Can Elastic Bands Improve Strength & Power?
Title: Elastic Bands as a Component of Periodized Resistance Training
Author: Joy et al
Journal: Journal of Strength and Conditioning Research
Objective: To examine variable resistance training within the context of a periodized training program.
Developing strength and power is important for athletes and gym enthusiasts. There are various ways to develop it including free weights, kettlebells, TRX, and elastic bands (also known as variable resistance training) to name a few.
Although in use by powerlifting for a decade and more recently in strength and conditioning programs, the research behind variable resistance training is sub-optimal.
Previous research shows that additional power increases are observed at 20-35% of total load but not with 15% of total load. Another study showed that 35% band tension produced greater rates of force and power development compared to 20% band tension and free weights only. Another study showed that bands and fast lifting speeds was equivalent to bands and slow lifting speeds in terms of strength increases but power increase was improved.
The authors of this study wanted to examine the effects of chronic variable resistance training on measures of strength and tension and to apply elastic bands to a common, periodized resistance training protocol.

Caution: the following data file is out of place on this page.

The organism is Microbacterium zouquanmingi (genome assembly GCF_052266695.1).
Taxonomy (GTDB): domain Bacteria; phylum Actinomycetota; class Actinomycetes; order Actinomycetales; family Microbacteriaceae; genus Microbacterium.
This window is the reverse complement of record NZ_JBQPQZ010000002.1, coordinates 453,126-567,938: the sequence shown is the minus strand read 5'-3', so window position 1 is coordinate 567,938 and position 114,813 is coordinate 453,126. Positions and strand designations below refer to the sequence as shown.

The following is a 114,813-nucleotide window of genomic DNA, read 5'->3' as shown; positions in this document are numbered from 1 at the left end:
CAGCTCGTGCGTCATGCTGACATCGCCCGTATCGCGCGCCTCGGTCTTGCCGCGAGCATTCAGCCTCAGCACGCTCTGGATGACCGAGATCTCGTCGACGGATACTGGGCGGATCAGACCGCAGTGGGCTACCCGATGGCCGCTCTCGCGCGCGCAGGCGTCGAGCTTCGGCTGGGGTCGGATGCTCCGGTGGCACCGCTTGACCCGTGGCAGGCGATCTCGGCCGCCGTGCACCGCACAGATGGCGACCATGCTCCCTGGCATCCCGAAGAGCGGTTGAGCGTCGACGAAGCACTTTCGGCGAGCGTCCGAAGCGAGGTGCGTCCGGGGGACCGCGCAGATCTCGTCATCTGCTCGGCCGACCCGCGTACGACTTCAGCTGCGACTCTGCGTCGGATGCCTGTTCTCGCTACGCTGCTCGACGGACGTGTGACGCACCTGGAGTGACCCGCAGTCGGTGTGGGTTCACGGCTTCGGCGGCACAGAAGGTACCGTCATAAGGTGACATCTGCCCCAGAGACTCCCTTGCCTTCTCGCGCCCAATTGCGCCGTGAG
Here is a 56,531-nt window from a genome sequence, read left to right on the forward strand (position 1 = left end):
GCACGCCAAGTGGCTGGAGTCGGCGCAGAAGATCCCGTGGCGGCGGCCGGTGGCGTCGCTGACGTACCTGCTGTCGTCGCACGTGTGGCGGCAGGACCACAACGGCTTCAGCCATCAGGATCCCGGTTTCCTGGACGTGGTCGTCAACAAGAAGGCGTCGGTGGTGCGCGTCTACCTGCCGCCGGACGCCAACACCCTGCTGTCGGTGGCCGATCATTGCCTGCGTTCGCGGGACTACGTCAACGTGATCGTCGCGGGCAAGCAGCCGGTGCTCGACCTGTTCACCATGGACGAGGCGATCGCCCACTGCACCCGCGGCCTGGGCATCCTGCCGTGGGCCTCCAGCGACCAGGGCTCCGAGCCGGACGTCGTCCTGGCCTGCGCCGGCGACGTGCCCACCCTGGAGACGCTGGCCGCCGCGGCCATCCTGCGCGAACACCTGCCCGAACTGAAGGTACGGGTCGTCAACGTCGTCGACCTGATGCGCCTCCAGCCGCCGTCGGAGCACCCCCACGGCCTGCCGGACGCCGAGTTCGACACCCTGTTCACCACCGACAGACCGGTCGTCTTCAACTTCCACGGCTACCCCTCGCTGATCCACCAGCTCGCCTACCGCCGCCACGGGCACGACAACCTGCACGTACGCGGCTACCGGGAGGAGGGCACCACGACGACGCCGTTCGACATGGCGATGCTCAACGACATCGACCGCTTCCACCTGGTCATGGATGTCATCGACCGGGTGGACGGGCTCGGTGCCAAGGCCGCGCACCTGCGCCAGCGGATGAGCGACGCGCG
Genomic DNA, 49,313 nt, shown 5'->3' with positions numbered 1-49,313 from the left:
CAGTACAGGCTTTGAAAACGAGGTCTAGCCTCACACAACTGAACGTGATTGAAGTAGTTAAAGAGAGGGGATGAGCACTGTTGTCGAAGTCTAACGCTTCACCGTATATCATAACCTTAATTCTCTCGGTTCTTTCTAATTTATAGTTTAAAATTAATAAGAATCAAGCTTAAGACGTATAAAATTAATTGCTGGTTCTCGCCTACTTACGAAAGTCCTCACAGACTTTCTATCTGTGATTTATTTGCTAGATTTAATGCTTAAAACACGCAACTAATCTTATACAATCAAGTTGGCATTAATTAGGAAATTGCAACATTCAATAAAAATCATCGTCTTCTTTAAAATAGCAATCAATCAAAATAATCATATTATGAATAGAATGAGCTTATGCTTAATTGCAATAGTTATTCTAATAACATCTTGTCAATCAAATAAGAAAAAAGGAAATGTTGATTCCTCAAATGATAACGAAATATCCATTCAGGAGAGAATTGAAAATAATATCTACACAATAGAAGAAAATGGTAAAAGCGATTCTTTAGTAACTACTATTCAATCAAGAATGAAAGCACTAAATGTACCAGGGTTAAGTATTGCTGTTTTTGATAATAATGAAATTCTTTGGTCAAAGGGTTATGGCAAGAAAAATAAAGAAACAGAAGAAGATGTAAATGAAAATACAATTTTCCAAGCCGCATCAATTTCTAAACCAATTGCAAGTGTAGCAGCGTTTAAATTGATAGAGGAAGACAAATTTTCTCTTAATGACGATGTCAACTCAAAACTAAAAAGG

14 NCAA division II male basketball players were recruited for this study.
Athletes were divided equally into either a variable resistance or control group.
The variable resistance group added 30% of their 1 repetition maximum (1RM) as band tension to their prescribed weight 1 session per week.
Rate of power development (RPD), peak power, strength, body composition, and vertical jump height were measured pretreatment and posttreatment.
No baseline differences were observed between groups for any measurement of strength, power, or body composition.
Rate of power development was greater in variable resistance training group than in the control group.
Significant time effects were observed for all other variables including squat 1RM, bench press 1RM, deadlift 1RM, clean 3RM, vertical jump, and lean mass.
The variable resistance training group’s percent changes and effect sizes indicate a larger treatment effect in the squat and bench press 1RM values and the vertical jump performed on the force plate and vertec, although these findings were not statistically significant.
Variable resistance training can enhance strength and power development as a component of a periodized, standardized training program.
Athletes can enhance their athletic performance by adding variable resistance to 1 training session per week.
For the average Joe, if you’re not using bands yet, I would say it’s time to start looking into them.
Joy, J. M., Lowery, R. P., & Souza, E. O. (2016). Elastic Bands as a Component of Periodized Resistance Training. Journal of Strength and Conditioning Research,30(8), 2100-2106. doi:10.1519/jsc.0b013e3182986bef